“…There are no serious proposals anywhere in the world which suggest that children at school in the 21st century can do without substantive access to a language of power, usually one of the big international languages… There is, quite simply, no other choice than to proceed with strong additive bilingual and multilingual options.”
The term ‘additive bilingualism’ is used to refer to a situation where a second language (L2) is acquired without any loss of the first language. ‘Subtractive bilingualism’, on the other hand, refers to a situation where the LI is gradually (but often, not so gradually) replaced by a more prestigious language. This usually happens in situations where the mother tongue is not a dominant language and has a low status. Pupils from Mauritius would fall into this category as they usually have to learn in their second language, while their mother tongue is rarely acknowledged, despite the introduction of Creole in the primary schools since January 2012.
Both additive and subtractive bilingualism are outcomes of particular approaches to language in education, but they are outcomes which are heavily influenced by contextual factors such as the status of the mother tongue, power relations in that society with regard to speakers of different languages, the quality of teaching, and the availability of resources such as reading materials in particular languages.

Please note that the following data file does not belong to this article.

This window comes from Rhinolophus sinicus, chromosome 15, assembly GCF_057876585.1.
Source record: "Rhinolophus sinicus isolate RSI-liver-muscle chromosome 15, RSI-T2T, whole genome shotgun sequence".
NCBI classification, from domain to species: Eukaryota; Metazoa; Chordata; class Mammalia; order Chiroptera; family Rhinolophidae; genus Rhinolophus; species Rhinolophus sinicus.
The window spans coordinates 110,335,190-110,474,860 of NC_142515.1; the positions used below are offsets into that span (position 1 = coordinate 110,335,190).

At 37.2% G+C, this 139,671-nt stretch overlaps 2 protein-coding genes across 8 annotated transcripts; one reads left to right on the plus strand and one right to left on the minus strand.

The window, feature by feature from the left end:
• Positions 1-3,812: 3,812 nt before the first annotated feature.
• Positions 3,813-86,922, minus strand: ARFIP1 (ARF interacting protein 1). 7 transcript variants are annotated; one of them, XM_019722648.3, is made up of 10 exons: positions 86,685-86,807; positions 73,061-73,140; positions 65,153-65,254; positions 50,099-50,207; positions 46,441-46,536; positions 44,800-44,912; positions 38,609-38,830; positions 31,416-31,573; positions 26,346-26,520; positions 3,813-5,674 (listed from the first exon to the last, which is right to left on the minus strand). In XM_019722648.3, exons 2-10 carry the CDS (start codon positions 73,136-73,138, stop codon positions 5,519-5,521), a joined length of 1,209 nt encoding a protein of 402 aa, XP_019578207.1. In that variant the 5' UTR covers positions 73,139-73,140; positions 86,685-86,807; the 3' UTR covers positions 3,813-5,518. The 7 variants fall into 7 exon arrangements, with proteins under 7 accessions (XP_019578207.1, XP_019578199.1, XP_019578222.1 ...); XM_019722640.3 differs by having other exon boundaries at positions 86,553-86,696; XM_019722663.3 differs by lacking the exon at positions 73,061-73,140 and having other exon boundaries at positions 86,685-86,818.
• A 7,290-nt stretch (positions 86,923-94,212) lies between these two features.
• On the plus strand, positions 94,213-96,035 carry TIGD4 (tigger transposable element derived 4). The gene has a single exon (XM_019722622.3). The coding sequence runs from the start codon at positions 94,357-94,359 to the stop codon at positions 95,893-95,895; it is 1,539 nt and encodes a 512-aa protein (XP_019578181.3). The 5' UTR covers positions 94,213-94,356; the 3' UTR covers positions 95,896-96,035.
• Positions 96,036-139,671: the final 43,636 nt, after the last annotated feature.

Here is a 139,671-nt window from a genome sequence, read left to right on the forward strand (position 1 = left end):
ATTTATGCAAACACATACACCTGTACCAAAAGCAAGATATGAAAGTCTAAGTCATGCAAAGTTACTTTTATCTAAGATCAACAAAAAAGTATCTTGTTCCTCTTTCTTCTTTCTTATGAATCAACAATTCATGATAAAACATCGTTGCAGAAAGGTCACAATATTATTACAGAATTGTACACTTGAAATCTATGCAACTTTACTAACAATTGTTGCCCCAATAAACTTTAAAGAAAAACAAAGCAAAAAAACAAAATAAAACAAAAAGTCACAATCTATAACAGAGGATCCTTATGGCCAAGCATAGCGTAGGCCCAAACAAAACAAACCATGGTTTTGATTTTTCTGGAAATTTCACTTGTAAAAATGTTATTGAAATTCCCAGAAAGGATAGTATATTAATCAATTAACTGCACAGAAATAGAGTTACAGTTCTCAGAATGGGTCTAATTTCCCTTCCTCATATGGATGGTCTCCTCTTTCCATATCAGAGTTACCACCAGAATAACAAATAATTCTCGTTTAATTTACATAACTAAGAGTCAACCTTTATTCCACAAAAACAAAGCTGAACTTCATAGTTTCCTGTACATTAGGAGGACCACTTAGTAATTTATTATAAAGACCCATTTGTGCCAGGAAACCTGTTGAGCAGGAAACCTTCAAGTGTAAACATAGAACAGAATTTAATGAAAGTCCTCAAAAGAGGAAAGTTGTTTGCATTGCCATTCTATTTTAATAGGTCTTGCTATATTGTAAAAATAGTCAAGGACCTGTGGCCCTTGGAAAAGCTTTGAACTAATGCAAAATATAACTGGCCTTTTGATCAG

The term ‘semilingualism’ has been used to describe what can be referred to as the ‘negative consequences of bilingualism’ or when a minimum level of competence has not been reached in either the first or the second language, as outlined in the threshold hypothesis. The central concern, according to Cummins, a Canadian researcher, is:
“why does a home-school language switch result in high levels of functional bilingualism and academic achievement in middle class majority language children (i.e. children who speak mainstream and prestigious languages)… yet lead to inadequate command of both first (L1) and second (L2) languages and poor academic achievement in many minority language children (i.e. children who speak a language of low status)?”
A pedagogical implication of the above would be that teachers would need to explicitly encourage students to transfer knowledge and skills across languages, instead of forbidding them to use their L1s, as is often the case, including Mauritius.
Given the powerful arguments for mother tongue literacy, what then are the main obstacles that prevent it from being implemented in schools?
There are several educational barriers preventing the effective implementation of a mother tongue-based system in postcolonial settings like Mauritius. I will, however, focus on two such challenges, namely (a) language-in-education policy and planning, and (b) political challenges.